This morning we went for a walk around the canal basin to obtain an impression of its history and facilities. We’re currently on the 48 hour visitor moorings but have been informed they are actually 72 hour. Another thing we noticed…. the basin moorings don’t belong to CRT.
The visitor moorings are on the right as you enter the basin. They extend under the busy city ring road bridge which means they are not quiet. Currently there’s only ourselves and one other boat on the moorings.
Looking into the basin from under the bridge
It would actually be hard for another boat to moor immediately behind us.
Yes, it’s very shallow. However the moorings are relatively isolated because the area is in a ‘dead end’ for pedestrians.
You can see Waiouru and the other visiting boat to the left with the busy ring road behind. The basin turns to the right at the end where there are finger moorings. The boaters facilities are on the left beyond the red and blue boat. There are showers, toilet, elsan rubbish, water and pump out. The latter is operated by CV Marine. I also noted there was a cage full of gas cylinders (Paul I’ll check this with CV Marine tomorrow).
Immediately in front of the visitor moorings are additional moorings for commercial craft. A very large trip/restaurant boat is currently on these moorings. We guess it goes no further than the top of the Tinsley Flight. Even then I’s not want to meet it at any of the bridge holes.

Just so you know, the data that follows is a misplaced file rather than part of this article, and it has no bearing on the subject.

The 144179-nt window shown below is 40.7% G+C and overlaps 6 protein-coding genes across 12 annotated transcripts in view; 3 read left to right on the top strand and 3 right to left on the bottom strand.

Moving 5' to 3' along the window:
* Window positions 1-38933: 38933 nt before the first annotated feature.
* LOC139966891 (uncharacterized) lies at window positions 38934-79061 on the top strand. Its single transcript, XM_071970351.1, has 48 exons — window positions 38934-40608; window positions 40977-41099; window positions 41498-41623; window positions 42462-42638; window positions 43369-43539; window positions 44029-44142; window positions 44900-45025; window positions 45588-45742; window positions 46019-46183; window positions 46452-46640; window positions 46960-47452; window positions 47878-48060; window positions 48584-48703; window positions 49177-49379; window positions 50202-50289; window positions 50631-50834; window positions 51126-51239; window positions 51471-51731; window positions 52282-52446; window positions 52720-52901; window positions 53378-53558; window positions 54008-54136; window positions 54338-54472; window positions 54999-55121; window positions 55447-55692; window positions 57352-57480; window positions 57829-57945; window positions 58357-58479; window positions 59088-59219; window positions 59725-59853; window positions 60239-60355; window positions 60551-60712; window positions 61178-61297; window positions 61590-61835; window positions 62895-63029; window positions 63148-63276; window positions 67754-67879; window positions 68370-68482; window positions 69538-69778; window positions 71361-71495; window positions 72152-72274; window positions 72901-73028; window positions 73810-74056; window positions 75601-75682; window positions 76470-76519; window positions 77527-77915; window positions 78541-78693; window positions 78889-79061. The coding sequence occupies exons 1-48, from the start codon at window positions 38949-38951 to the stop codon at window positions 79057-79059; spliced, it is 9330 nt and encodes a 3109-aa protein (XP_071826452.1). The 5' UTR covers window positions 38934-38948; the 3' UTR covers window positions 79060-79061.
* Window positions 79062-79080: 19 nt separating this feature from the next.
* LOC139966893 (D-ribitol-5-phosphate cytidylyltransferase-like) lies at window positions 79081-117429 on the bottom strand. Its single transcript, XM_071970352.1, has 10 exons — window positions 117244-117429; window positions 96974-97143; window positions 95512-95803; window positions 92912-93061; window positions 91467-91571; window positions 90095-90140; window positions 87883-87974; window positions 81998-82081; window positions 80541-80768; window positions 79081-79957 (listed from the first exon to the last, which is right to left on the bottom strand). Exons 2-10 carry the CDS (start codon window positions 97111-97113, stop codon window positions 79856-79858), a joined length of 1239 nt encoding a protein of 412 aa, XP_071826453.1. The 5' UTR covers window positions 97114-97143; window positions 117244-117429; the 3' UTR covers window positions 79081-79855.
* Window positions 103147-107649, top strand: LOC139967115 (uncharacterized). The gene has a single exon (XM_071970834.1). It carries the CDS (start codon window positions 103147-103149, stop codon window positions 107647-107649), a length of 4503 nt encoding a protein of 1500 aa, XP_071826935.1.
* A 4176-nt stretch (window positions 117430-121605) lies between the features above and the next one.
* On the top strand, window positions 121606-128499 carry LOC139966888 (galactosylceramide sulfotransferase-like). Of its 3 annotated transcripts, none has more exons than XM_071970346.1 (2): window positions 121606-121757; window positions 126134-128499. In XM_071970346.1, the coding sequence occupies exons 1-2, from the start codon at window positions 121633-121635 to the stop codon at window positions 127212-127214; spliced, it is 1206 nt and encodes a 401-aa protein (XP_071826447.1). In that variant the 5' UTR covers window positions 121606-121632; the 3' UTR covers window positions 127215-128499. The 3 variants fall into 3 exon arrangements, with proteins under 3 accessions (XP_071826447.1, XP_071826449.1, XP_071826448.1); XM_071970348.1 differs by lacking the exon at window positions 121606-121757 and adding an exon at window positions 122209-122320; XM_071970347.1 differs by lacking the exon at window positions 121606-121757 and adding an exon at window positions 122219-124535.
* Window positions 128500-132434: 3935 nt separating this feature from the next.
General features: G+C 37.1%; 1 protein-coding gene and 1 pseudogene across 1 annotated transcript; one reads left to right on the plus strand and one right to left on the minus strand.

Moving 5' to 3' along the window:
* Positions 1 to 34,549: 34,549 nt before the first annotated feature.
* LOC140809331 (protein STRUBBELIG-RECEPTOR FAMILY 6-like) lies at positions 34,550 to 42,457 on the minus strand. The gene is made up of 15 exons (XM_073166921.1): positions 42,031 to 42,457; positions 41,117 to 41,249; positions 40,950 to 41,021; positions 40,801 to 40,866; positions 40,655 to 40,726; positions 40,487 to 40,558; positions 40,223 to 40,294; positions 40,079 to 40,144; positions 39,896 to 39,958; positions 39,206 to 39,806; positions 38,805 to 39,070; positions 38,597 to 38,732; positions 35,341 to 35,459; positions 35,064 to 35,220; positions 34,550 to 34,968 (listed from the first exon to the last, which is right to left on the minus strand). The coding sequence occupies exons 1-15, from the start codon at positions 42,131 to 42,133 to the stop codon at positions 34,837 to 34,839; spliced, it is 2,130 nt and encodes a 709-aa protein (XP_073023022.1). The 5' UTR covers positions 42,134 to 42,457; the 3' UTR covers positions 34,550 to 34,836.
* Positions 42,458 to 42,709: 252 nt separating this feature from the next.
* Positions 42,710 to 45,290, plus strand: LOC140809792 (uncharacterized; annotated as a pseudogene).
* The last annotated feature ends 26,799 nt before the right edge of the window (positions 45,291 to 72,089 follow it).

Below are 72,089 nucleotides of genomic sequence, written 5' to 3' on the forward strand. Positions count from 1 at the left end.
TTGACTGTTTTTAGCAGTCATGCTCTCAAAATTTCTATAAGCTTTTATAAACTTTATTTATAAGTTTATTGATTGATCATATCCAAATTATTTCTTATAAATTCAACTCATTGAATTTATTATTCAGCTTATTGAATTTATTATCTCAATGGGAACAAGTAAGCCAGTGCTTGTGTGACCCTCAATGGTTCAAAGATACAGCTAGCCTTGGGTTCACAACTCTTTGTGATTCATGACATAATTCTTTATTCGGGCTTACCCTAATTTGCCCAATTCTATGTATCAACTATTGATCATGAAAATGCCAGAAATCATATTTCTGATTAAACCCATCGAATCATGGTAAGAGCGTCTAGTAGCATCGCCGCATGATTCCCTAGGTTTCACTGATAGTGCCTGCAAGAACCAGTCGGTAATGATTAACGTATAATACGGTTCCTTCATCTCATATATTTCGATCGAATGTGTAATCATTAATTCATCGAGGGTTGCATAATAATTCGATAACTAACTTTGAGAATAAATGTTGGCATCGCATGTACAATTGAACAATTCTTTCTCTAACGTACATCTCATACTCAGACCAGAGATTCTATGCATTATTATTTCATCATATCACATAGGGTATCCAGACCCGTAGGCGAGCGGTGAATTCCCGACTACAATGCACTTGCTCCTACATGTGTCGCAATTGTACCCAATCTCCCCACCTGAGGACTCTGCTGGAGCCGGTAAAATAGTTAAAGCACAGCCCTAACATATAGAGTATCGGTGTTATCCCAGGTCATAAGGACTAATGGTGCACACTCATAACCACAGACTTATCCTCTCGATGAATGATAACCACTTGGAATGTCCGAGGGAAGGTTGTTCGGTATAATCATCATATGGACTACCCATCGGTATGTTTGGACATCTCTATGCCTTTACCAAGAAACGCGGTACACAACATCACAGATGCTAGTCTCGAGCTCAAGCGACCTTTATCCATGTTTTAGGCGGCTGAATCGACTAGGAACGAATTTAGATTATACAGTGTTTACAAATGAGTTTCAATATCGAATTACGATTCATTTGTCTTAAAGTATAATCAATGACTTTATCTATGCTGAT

Around the corner a building straddles the basin. I recall reading it was built here when the canal company ran out of room.
The above photo was taken from the far side looking back into the basin. I was rather surprised the area of canal on this side of the basin didn’t have moorings. It appears moorings here are at a premium and this part of the basin appears under utilized.
A few moorings could be fitted in here!
And what is the name of the building straddling the basin?
There was one other unusual object noticed during the walk. You might be able to see it in the next photo.
OK…. a closer look
It’s an unloading chute (vertical bucket conveyor belt). My guess is the chute could be lowered vertically into the hold of a boat and remove it’s contents up into the warehouse. The chute consists of a chain of buckets.
End of the chute
I know there were many coalfields in the general area but I’m not sure whether this style of chute would have been suitable. Maybe it was used for grain?